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Vinoly Tries Again At Battersea

The latest designs for the much debated Battersea Power Station have been revealed as part of the latest public consultation by Wandsworth Council on the eventual regeneration of the site.

Rafael Vinoly's latest designs for the £4 billion Battersea Power Station project will see the old power station put at centre stage of the plans again as the highly controversial, yet visually stunning 250m-high, bong shaped “eco-chimney” finally gets buried under a pile of home made NIMBY fertilizer although this is perhaps a sensible decision following the dumbing down of Vinoly's initial ideas.

The latest designs show the grade 2 listed building, designed by Giles Gilbert Scott in 1929 essentially intact but with the addition of large barreled glass roof that once again becomes the centre of the show.

A series of medium rise, fully glazed buildings will flank either side of the station along with public plaza's and park spaces that are landscaped to create often unexpected views of the power station. The mini towers will house cultural and community facilities as well 3,500 new homes while the power station itself will be converted into office spaces creating around 13,000 new jobs.

With the scheme having roof heights that run roughly along the same level as the power station's roof, the idea is clearly to make the Power Station the star of the show rather than try and overshadow it with a new landmark building, something that many will find welcome.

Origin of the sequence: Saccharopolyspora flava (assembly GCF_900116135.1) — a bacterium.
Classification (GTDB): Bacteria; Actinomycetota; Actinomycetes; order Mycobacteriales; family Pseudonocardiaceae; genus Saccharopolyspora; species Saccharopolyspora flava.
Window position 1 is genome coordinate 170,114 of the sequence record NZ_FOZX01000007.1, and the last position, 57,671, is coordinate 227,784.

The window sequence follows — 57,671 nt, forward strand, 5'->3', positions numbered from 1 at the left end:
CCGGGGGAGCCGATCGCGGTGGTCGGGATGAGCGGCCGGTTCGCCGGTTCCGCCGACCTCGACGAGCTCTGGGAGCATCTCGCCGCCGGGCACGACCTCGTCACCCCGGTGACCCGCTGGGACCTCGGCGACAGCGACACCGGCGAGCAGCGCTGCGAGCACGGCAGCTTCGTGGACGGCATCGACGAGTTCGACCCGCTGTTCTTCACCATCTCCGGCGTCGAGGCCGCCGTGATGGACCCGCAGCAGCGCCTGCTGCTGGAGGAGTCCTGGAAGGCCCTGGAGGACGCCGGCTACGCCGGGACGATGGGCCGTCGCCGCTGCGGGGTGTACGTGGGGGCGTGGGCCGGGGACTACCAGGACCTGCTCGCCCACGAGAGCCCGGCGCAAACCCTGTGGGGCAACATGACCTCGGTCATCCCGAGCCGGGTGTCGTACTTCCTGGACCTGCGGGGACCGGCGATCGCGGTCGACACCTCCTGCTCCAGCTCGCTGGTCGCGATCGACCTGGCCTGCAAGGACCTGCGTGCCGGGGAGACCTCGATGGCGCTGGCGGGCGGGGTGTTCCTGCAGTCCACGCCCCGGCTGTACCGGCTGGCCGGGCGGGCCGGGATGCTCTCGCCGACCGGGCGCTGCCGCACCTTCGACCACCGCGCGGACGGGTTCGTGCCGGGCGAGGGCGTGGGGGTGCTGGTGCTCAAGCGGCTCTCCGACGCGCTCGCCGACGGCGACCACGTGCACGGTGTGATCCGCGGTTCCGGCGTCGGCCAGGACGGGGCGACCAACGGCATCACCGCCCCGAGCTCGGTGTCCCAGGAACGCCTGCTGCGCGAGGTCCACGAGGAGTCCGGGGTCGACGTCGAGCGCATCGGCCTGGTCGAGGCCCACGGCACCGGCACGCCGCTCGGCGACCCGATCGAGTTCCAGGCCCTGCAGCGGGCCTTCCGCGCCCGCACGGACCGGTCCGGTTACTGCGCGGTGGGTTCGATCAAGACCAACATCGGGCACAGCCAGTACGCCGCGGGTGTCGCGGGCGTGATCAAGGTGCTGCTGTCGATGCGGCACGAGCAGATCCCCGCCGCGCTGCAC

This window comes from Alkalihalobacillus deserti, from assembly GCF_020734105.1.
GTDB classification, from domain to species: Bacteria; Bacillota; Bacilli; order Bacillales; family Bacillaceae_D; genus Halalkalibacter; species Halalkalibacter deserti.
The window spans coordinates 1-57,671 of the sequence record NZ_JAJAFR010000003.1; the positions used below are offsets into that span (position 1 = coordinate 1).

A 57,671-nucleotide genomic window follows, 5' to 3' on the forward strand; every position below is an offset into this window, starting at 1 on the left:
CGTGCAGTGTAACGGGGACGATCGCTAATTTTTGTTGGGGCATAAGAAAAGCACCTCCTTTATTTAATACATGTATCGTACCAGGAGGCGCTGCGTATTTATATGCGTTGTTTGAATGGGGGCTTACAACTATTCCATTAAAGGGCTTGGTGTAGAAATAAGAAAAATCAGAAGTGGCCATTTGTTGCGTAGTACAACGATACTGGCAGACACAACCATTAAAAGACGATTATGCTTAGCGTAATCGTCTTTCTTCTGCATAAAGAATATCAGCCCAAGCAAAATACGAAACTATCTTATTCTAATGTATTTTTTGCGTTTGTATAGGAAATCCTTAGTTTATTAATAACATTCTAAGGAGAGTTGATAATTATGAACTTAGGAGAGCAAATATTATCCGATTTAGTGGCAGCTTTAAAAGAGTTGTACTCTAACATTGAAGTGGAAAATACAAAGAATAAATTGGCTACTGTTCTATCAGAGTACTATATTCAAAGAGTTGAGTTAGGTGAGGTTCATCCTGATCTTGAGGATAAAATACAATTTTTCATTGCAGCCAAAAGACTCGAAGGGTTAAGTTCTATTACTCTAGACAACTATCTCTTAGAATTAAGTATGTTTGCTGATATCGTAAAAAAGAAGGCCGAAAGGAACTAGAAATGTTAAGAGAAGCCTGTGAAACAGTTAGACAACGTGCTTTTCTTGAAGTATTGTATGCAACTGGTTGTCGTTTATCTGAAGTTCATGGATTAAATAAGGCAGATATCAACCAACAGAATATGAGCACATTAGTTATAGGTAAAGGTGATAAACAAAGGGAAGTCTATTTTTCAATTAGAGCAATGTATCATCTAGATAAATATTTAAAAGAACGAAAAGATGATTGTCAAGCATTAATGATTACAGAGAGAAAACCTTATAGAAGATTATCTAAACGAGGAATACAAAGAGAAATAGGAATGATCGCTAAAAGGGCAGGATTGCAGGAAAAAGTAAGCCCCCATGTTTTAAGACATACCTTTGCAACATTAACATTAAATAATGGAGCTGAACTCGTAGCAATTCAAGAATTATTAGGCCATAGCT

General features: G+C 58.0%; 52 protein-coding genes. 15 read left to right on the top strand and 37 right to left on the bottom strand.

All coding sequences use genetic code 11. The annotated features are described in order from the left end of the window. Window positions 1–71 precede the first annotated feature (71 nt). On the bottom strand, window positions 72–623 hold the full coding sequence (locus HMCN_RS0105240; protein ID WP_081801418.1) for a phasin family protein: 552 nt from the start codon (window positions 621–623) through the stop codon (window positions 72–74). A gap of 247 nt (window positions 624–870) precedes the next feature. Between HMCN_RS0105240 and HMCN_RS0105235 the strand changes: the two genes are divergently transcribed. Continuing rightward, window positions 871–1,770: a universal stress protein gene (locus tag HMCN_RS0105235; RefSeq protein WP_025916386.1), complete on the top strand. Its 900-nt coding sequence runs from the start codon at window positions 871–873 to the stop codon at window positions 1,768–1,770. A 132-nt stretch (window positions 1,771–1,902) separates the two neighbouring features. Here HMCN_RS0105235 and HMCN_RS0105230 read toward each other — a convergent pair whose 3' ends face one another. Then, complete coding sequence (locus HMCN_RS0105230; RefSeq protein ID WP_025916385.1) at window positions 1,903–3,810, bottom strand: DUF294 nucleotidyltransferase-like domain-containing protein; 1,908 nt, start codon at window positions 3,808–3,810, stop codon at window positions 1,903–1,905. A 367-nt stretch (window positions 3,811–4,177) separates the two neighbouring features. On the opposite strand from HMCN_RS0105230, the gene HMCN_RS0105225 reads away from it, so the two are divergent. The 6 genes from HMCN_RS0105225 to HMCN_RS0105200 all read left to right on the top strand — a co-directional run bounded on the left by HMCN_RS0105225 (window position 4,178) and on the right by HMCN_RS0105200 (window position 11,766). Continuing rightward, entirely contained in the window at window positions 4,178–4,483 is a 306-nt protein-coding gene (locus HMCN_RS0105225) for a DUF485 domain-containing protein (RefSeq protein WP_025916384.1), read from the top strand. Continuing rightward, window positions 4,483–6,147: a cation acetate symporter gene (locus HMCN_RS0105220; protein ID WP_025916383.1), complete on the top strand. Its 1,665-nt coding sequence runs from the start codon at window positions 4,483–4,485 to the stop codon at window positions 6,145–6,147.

The new plans also include extending the Northern Line to the power station that will be the first privately funded extension of the London Underground since it was nationalised and is seen as a key move in providing transport infrastructure in an area that is relatively neglected. Indeed, much of the feasibility of the scheme depends in part on whether the line can go ahead and connect the project into London's transport grid.

If ever given the go ahead the project will become the first large-scale, urban, carbon-neutral development in the UK but no doubt even this more conservative scheme is bound to ruffle a few feathers.

A planning application is expected by the end of the year and all being well work on the revamp could start in 2012. The underground extension would be finished by 2015 and the whole lot could be complete by 2020, but those who have been following literally decades of changes to the plans for Battersea know that even the best intentions struggle to become reality.

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